Mark Boyer

Chicago Unveils the “Greenest Street in America” with Permeable, Smog-Eating Pavement

by , 10/15/12

Cermak Road, Chicago, Benito Juarez Community Academy, Benito Juarez High School, permeable pavement

Last week, Chicago officials held a ribbon-cutting ceremony on “the greenest street in America,” a two-mile stretch of Cermak Road and Blue Island Avenue in the city’s Pilsen neighborhood. In addition to new pedestrian and bicycle features, the innovative new street surface will filter stormwater, helping to prevent the city’s combined sewers from overflowing. Most impressive of all, the cement used to pave the street cleans the surface of the roadway and removes pollution from the air.


Cermak road, cermak streetscape, Chicago, Pilsen, permeable pavement, greenest street

Cermak Road isn’t the prettiest in Chicago; the busy truck route passes through a gritty industrial corridor that includes the now-shuttered Fisk coal plant. But Chicago Department of Transportation officials were able to see green in the South Side thoroughfare. Thanks to a mix of local Tax Increment Financing and Federal Highway Administration grants, the street now boasts the most sustainable elements in a single stretch of road in the country.

The new roadway uses photocatalytic cement, an innovative new paving surface that contains nano particles of titanium dioxide, enabling it to literally “eat” smog and remove nitrogen oxide gases from the surrounding air. Additionally, the sidewalks are paved with 30 percent recycled content, and more than 60 percent of all construction waste was recycled.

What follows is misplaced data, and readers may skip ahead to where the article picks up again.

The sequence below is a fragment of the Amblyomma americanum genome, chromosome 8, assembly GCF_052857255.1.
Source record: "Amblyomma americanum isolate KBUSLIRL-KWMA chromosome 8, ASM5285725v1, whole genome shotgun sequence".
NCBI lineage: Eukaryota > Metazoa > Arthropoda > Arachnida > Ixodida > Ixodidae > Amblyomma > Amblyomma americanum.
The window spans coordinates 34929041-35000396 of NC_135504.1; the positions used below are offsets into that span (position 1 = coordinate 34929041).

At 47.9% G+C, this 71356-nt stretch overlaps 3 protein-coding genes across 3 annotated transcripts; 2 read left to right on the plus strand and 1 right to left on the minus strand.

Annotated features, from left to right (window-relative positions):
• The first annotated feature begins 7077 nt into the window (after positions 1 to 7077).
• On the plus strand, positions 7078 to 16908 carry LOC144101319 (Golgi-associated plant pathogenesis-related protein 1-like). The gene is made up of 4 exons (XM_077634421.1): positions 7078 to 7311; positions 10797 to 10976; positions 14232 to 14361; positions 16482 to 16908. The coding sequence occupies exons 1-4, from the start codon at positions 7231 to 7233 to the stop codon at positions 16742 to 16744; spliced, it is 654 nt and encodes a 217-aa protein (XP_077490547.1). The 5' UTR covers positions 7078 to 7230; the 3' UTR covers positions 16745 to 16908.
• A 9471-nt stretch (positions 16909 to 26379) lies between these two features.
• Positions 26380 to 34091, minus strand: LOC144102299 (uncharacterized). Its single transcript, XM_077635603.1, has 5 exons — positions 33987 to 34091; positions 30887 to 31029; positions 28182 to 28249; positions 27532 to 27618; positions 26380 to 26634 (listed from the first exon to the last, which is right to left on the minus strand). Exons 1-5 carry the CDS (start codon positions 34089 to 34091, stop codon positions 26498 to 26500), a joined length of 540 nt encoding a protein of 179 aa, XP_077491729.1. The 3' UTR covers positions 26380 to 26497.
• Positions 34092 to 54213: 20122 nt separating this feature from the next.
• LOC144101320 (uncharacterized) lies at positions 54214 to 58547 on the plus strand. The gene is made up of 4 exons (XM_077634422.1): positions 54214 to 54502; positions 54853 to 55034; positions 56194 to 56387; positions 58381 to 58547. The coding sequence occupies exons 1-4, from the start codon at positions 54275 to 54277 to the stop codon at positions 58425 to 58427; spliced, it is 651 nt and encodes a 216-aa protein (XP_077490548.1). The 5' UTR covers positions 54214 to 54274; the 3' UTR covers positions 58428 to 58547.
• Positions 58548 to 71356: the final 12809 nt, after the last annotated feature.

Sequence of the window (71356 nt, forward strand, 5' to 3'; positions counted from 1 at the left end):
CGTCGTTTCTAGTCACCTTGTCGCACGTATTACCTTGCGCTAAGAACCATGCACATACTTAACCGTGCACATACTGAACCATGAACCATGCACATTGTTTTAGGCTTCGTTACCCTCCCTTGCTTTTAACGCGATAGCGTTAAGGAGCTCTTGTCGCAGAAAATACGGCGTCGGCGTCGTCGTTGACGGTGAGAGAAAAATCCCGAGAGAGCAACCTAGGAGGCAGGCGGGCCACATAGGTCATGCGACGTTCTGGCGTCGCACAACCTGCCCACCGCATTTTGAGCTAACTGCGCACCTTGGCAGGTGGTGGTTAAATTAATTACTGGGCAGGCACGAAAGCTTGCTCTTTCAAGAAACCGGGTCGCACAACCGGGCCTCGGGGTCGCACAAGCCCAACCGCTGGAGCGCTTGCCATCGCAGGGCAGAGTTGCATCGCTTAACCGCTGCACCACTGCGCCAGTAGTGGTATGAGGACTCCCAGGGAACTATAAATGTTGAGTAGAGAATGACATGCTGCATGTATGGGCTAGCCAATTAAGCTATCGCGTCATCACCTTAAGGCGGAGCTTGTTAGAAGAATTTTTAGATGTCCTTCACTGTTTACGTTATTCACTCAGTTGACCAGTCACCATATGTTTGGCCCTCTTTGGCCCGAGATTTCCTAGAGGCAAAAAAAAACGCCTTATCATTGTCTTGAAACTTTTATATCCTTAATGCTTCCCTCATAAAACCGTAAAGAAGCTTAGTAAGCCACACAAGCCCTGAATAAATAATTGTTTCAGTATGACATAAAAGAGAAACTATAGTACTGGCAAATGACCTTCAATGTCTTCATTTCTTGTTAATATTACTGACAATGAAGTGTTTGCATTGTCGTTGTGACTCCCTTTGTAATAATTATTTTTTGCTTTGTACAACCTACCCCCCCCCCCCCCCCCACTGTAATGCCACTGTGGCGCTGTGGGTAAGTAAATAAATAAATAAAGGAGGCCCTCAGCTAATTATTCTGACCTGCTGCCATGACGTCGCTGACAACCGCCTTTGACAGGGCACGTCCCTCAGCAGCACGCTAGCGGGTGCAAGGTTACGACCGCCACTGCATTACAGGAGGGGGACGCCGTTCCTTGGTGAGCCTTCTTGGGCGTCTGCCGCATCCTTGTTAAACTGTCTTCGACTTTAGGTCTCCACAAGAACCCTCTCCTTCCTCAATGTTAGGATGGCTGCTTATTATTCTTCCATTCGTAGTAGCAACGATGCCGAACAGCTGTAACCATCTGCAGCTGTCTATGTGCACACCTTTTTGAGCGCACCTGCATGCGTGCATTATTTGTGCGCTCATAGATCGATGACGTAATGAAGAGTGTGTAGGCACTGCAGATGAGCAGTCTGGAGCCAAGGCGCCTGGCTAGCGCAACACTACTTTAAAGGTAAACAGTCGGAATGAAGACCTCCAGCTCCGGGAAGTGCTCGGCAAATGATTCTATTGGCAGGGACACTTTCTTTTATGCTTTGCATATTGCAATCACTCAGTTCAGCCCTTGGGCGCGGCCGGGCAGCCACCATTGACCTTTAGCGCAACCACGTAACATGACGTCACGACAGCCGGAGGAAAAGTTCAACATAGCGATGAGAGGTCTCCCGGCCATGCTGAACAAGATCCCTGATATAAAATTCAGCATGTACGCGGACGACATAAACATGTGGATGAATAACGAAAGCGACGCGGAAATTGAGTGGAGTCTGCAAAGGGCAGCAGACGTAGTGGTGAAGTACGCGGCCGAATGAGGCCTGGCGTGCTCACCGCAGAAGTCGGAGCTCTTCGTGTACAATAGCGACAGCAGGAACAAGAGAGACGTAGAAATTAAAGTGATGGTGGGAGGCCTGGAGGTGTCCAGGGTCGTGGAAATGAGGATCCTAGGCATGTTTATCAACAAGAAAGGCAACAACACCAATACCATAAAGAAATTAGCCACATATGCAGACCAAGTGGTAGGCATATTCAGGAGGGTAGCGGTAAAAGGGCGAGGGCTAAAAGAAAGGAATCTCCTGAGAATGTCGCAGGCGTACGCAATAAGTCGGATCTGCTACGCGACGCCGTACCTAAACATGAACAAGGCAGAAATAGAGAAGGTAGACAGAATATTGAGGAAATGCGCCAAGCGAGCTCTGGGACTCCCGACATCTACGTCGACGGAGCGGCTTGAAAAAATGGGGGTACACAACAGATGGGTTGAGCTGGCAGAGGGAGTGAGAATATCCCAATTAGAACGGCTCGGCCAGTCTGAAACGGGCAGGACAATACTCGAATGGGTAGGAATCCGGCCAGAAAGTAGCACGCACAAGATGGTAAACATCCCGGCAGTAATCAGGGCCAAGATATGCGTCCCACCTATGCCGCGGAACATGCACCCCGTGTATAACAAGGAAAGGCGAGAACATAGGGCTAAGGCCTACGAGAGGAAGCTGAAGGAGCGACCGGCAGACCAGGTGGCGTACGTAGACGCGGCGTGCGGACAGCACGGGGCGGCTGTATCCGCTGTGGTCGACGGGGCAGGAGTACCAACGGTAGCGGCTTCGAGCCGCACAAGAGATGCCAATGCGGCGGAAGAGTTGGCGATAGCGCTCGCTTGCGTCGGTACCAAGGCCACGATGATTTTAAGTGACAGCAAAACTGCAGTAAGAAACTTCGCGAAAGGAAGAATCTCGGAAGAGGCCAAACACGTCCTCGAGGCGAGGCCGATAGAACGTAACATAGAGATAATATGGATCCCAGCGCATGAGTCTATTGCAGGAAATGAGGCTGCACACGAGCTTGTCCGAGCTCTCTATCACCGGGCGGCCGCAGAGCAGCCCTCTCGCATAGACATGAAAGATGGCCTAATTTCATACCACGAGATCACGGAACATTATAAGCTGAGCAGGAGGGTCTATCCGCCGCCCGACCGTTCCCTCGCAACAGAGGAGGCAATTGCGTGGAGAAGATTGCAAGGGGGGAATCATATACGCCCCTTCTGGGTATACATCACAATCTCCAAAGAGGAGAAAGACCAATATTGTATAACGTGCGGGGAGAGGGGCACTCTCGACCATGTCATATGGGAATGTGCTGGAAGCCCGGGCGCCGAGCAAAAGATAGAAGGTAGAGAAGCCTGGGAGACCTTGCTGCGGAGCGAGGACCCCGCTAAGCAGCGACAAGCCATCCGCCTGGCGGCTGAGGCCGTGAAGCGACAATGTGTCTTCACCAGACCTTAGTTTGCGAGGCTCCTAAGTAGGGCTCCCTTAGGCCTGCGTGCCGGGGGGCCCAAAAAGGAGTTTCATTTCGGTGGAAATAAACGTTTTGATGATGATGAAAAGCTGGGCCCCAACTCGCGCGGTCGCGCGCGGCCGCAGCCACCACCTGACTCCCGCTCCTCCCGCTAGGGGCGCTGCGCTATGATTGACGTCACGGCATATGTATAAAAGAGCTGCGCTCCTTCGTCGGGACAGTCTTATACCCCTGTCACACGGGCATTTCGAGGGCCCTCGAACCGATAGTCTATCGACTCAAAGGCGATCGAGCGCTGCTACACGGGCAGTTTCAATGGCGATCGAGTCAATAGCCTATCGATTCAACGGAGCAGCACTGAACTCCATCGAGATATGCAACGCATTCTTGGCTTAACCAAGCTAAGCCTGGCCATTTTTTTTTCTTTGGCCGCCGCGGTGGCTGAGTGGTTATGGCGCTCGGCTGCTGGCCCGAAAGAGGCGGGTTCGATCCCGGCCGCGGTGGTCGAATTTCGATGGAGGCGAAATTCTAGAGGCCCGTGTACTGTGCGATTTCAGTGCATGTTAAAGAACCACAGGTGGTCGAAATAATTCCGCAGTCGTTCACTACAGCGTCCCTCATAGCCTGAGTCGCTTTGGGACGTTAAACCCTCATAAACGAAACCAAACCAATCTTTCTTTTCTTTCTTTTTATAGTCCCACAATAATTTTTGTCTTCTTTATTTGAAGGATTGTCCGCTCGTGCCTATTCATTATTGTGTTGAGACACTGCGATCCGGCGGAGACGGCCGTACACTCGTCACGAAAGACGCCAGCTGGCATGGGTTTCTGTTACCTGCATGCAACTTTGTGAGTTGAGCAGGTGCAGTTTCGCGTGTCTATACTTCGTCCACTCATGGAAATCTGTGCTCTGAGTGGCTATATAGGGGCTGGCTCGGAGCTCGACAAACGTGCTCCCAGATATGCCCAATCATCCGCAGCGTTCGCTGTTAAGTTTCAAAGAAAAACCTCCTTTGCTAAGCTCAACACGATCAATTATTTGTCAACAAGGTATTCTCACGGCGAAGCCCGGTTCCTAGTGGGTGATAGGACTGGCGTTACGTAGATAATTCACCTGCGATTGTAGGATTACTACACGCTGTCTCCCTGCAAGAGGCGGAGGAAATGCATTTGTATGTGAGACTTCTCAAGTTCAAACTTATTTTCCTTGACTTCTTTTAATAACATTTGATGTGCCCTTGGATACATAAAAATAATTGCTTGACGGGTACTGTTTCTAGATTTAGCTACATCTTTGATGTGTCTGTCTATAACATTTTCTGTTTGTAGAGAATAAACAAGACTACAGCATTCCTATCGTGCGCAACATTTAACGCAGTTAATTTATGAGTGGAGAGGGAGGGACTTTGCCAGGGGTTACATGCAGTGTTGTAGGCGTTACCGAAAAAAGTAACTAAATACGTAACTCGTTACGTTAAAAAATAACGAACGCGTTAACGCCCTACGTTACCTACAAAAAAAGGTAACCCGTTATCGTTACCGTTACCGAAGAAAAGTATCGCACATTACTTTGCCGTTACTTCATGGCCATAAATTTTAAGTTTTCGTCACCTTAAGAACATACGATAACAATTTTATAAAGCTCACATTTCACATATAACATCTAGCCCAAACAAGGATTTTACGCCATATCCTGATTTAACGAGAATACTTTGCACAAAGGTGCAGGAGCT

Combined sewer overflows are a major issue in Chicago, a city that has some 4,000 miles of streets and more than 2,000 miles of alleys. When heavy rains occur, the stormwater ends up in the Chicago River and Lake Michigan, sending harmful chemicals down the Mississippi River towards the Gulf of Mexico. The use of permeable pavement helps to reduce the amount of rainwater that enters the sewer system. Through a combination of permeable pavement, bioswales and rain gardens, the new streetscape in Chicago’s Pilsen neighborhood is estimated to divert up to 80 percent of average yearly rainfall from the sewers. Here’s hoping this kind of streetscaping becomes more than just a pilot program, and that it extends to other parts of Chicago and beyond.

via Curbed Chicago and Grist

Photos courtesy of CDOT

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3 Comments

  1. palmerwoodrow October 22, 2012 at 5:12 pm

    Chicago streets have always been permeable; they’re mostly holes.

  2. GreenKiran October 19, 2012 at 9:54 am

    I bet the vehicles used in construction was run on oil

  3. greentechforum October 18, 2012 at 2:19 pm

    Titanium dioxide (TiO2) nanoparticles have proven effective in reducing nitrogen oxide and nitrogen monoxide by 20-70% in tests on roadways in Germany. It’s also a common ingredient in cosmetics, sunscreen and even toothpastes, so it’s not like we’re not exposed to it already. The question is, what effect will it have on the environment now that we’re applying huge quantities of it on roads and buildings?

    I interviewed Professor Maria Vittoria Diamanti, one of the world’s leading experts on TiO2, about its potential effects on us and the environment. You can read it at http://bit.ly/IrTsSc

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